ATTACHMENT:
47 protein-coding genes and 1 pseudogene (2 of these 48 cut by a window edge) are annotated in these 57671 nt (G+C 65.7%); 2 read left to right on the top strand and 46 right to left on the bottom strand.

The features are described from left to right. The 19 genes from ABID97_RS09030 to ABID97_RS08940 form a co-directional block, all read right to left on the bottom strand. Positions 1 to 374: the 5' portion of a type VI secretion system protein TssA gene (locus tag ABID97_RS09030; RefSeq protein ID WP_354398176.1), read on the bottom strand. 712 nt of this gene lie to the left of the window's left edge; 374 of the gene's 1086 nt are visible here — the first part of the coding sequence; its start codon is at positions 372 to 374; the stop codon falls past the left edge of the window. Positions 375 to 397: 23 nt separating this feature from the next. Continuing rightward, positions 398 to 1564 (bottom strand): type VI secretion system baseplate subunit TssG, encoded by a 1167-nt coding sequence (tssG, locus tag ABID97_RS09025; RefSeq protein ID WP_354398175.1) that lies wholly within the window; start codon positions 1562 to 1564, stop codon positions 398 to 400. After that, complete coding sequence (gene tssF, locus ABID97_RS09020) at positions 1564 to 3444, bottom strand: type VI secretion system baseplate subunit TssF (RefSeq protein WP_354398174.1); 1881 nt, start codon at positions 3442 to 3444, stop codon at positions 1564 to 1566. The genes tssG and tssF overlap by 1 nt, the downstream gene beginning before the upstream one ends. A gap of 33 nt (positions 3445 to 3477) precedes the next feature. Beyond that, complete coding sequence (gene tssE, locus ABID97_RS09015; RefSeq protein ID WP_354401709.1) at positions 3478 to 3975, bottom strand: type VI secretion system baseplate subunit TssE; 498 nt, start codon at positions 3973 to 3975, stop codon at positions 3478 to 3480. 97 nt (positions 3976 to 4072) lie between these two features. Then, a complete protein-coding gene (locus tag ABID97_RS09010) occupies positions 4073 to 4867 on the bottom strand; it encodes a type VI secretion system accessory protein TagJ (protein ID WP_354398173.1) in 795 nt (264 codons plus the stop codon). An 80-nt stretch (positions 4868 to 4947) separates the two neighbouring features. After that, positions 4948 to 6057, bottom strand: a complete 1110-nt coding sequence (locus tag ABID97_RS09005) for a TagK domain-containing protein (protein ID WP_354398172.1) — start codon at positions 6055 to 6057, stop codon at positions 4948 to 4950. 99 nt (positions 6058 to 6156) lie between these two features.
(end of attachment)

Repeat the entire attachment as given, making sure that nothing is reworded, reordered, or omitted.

47 protein-coding genes and 1 pseudogene (2 of these 48 cut by a window edge) are annotated in these 57671 nt (G+C 65.7%); 2 read left to right on the top strand and 46 right to left on the bottom strand.

The features are described from left to right. The 19 genes from ABID97_RS09030 to ABID97_RS08940 form a co-directional block, all read right to left on the bottom strand. Positions 1 to 374: the 5' portion of a type VI secretion system protein TssA gene (locus tag ABID97_RS09030; RefSeq protein ID WP_354398176.1), read on the bottom strand. 712 nt of this gene lie to the left of the window's left edge; 374 of the gene's 1086 nt are visible here — the first part of the coding sequence; its start codon is at positions 372 to 374; the stop codon falls past the left edge of the window. Positions 375 to 397: 23 nt separating this feature from the next. Continuing rightward, positions 398 to 1564 (bottom strand): type VI secretion system baseplate subunit TssG, encoded by a 1167-nt coding sequence (tssG, locus tag ABID97_RS09025; RefSeq protein ID WP_354398175.1) that lies wholly within the window; start codon positions 1562 to 1564, stop codon positions 398 to 400. After that, complete coding sequence (gene tssF, locus ABID97_RS09020) at positions 1564 to 3444, bottom strand: type VI secretion system baseplate subunit TssF (RefSeq protein WP_354398174.1); 1881 nt, start codon at positions 3442 to 3444, stop codon at positions 1564 to 1566. The genes tssG and tssF overlap by 1 nt, the downstream gene beginning before the upstream one ends. A gap of 33 nt (positions 3445 to 3477) precedes the next feature. Beyond that, complete coding sequence (gene tssE, locus ABID97_RS09015; RefSeq protein ID WP_354401709.1) at positions 3478 to 3975, bottom strand: type VI secretion system baseplate subunit TssE; 498 nt, start codon at positions 3973 to 3975, stop codon at positions 3478 to 3480. 97 nt (positions 3976 to 4072) lie between these two features. Then, a complete protein-coding gene (locus tag ABID97_RS09010) occupies positions 4073 to 4867 on the bottom strand; it encodes a type VI secretion system accessory protein TagJ (protein ID WP_354398173.1) in 795 nt (264 codons plus the stop codon). An 80-nt stretch (positions 4868 to 4947) separates the two neighbouring features. After that, positions 4948 to 6057, bottom strand: a complete 1110-nt coding sequence (locus tag ABID97_RS09005) for a TagK domain-containing protein (protein ID WP_354398172.1) — start codon at positions 6055 to 6057, stop codon at positions 4948 to 4950. 99 nt (positions 6058 to 6156) lie between these two features.